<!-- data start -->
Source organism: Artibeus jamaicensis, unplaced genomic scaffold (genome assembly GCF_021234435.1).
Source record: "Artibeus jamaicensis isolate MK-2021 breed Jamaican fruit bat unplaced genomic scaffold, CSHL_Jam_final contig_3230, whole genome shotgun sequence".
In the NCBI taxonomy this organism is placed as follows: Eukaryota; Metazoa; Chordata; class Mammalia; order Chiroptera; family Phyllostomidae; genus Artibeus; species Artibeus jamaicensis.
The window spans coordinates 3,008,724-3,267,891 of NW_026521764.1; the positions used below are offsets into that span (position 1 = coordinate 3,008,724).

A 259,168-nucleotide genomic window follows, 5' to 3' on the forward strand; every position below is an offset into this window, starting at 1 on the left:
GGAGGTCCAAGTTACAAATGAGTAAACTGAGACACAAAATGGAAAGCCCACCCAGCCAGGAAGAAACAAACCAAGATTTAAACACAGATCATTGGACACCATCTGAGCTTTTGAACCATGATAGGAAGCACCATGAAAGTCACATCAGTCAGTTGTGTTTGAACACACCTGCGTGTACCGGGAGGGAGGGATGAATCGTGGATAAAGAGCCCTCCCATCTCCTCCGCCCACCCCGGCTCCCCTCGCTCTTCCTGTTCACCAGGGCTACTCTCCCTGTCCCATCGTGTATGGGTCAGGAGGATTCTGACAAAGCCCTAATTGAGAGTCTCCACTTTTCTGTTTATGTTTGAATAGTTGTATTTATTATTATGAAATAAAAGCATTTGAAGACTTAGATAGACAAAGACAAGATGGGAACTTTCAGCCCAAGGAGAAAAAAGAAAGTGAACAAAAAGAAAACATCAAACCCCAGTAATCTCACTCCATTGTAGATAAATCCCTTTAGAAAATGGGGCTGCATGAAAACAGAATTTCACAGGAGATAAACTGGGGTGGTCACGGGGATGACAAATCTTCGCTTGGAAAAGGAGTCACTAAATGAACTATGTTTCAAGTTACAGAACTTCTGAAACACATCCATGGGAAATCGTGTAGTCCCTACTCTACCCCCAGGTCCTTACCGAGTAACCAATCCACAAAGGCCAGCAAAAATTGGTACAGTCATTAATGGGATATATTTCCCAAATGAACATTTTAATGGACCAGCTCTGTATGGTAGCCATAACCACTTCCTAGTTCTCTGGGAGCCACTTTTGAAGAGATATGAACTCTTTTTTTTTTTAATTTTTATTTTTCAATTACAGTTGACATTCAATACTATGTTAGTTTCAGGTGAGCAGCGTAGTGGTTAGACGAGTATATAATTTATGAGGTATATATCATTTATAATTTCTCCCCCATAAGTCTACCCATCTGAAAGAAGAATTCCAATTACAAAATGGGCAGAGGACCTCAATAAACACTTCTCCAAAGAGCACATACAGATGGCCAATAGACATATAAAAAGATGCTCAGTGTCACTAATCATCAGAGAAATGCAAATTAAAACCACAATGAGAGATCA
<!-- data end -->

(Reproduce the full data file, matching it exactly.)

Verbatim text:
Source organism: Artibeus jamaicensis, unplaced genomic scaffold (genome assembly GCF_021234435.1).
Source record: "Artibeus jamaicensis isolate MK-2021 breed Jamaican fruit bat unplaced genomic scaffold, CSHL_Jam_final contig_3230, whole genome shotgun sequence".
In the NCBI taxonomy this organism is placed as follows: Eukaryota; Metazoa; Chordata; class Mammalia; order Chiroptera; family Phyllostomidae; genus Artibeus; species Artibeus jamaicensis.
The window spans coordinates 3,008,724-3,267,891 of NW_026521764.1; the positions used below are offsets into that span (position 1 = coordinate 3,008,724).

A 259,168-nucleotide genomic window follows, 5' to 3' on the forward strand; every position below is an offset into this window, starting at 1 on the left:
GGAGGTCCAAGTTACAAATGAGTAAACTGAGACACAAAATGGAAAGCCCACCCAGCCAGGAAGAAACAAACCAAGATTTAAACACAGATCATTGGACACCATCTGAGCTTTTGAACCATGATAGGAAGCACCATGAAAGTCACATCAGTCAGTTGTGTTTGAACACACCTGCGTGTACCGGGAGGGAGGGATGAATCGTGGATAAAGAGCCCTCCCATCTCCTCCGCCCACCCCGGCTCCCCTCGCTCTTCCTGTTCACCAGGGCTACTCTCCCTGTCCCATCGTGTATGGGTCAGGAGGATTCTGACAAAGCCCTAATTGAGAGTCTCCACTTTTCTGTTTATGTTTGAATAGTTGTATTTATTATTATGAAATAAAAGCATTTGAAGACTTAGATAGACAAAGACAAGATGGGAACTTTCAGCCCAAGGAGAAAAAAGAAAGTGAACAAAAAGAAAACATCAAACCCCAGTAATCTCACTCCATTGTAGATAAATCCCTTTAGAAAATGGGGCTGCATGAAAACAGAATTTCACAGGAGATAAACTGGGGTGGTCACGGGGATGACAAATCTTCGCTTGGAAAAGGAGTCACTAAATGAACTATGTTTCAAGTTACAGAACTTCTGAAACACATCCATGGGAAATCGTGTAGTCCCTACTCTACCCCCAGGTCCTTACCGAGTAACCAATCCACAAAGGCCAGCAAAAATTGGTACAGTCATTAATGGGATATATTTCCCAAATGAACATTTTAATGGACCAGCTCTGTATGGTAGCCATAACCACTTCCTAGTTCTCTGGGAGCCACTTTTGAAGAGATATGAACTCTTTTTTTTTTTAATTTTTATTTTTCAATTACAGTTGACATTCAATACTATGTTAGTTTCAGGTGAGCAGCGTAGTGGTTAGACGAGTATATAATTTATGAGGTATATATCATTTATAATTTCTCCCCCATAAGTCTACCCATCTGAAAGAAGAATTCCAATTACAAAATGGGCAGAGGACCTCAATAAACACTTCTCCAAAGAGCACATACAGATGGCCAATAGACATATAAAAAGATGCTCAGTGTCACTAATCATCAGAGAAATGCAAATTAAAACCACAATGAGAGATCA